In his most important speech since leaving office, the former president outlined a grand global theory of liberalism—one that can’t get past the ethnonationalist roadblock in its way.
Barack Obama doesn’t often mention Donald Trump. More than anything else, that has been a constant in his random assortment of public appearances and statements since he left the White House. Even when he has occasionally answered the call from Americans to show leadership during a Trumpian scandal or crisis, Obama has preferred magnanimity, issuing statements exhorting his countrymen to soldier on and praising the goodness of the institutions they must lean on to do so.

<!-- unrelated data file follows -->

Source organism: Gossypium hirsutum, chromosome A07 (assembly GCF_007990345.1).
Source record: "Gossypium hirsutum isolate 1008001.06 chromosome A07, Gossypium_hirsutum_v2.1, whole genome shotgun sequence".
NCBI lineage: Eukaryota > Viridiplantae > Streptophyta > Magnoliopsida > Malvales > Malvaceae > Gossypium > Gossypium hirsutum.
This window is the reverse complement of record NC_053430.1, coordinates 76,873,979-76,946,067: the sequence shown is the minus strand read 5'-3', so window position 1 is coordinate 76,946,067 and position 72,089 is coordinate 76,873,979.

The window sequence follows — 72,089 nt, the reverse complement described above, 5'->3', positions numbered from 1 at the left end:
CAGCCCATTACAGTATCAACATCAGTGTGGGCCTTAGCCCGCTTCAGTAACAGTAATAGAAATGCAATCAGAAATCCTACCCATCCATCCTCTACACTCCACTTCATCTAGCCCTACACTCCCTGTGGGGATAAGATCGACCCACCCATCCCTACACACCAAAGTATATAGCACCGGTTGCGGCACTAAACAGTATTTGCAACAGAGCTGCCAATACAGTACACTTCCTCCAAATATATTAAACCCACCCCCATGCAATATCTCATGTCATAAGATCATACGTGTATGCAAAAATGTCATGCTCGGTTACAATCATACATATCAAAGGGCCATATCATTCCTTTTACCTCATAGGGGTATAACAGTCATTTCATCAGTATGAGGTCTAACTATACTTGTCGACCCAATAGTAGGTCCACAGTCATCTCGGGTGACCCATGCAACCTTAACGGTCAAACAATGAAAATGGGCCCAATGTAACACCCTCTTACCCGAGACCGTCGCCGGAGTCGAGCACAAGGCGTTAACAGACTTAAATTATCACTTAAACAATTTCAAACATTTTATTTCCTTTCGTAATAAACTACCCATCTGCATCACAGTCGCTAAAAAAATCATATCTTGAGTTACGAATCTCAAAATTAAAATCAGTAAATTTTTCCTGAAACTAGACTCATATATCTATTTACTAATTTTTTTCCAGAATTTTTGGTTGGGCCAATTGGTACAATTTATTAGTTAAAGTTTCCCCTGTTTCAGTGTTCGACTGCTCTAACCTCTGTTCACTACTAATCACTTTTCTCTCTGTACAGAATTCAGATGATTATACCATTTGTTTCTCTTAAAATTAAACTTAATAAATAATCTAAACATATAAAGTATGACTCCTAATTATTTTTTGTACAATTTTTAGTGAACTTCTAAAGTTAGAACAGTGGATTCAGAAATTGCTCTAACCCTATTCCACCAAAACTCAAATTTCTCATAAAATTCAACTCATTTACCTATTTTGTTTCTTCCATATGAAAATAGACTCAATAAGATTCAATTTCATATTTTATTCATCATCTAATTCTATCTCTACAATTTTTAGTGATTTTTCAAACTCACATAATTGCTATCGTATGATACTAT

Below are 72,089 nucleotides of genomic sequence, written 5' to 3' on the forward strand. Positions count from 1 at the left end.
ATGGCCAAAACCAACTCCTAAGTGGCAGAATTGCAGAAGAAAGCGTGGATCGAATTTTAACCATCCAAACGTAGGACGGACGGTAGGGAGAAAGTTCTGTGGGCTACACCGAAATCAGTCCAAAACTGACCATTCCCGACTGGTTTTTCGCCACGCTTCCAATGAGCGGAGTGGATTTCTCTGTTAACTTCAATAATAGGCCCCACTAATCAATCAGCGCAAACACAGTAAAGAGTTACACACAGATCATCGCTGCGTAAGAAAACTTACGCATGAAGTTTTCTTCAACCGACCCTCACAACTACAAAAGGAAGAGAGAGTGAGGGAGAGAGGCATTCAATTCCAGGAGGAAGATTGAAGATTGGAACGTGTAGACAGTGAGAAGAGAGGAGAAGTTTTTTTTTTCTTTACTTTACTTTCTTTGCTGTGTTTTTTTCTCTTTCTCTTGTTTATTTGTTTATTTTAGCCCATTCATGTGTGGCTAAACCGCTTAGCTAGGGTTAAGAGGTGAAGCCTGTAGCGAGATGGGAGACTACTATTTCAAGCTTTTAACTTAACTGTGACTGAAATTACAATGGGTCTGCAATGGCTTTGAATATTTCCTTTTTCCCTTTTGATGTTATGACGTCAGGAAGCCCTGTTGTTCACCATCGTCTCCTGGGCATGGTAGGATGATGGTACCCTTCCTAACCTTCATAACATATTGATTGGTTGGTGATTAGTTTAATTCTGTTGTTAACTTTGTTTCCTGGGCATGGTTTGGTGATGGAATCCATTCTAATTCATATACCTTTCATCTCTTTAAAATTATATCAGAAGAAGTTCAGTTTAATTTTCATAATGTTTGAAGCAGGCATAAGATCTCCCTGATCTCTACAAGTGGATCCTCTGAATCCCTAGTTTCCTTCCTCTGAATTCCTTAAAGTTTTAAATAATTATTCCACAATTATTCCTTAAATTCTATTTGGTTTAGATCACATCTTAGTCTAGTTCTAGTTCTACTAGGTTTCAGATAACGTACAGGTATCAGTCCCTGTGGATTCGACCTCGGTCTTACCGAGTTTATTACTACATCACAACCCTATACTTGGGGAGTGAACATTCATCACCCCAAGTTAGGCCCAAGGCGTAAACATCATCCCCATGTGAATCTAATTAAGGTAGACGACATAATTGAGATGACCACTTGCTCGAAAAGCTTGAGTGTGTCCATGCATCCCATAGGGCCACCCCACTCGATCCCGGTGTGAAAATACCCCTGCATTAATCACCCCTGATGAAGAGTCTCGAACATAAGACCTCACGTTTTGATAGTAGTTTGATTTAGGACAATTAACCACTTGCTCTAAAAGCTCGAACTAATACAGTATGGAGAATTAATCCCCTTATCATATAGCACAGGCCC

In a week featuring perhaps the gravest controversy of Trump’s young term, the fallout over his meeting with Russian President Vladimir Putin, Obama delivered the apotheosis of that post-presidency form. His speech Tuesday in Johannesburg, at South Africa’s Nelson Mandela Annual Lecture, was the most important moment of his career as a not-so-elder statesman. It was a marathon address that outlined a grand theory of liberalism and skewered Trump’s recent moves without once saying the man’s name. But it also highlighted one of Obama’s most enduring weaknesses: that he still doesn’t really understand Trump, or the forces that elected him.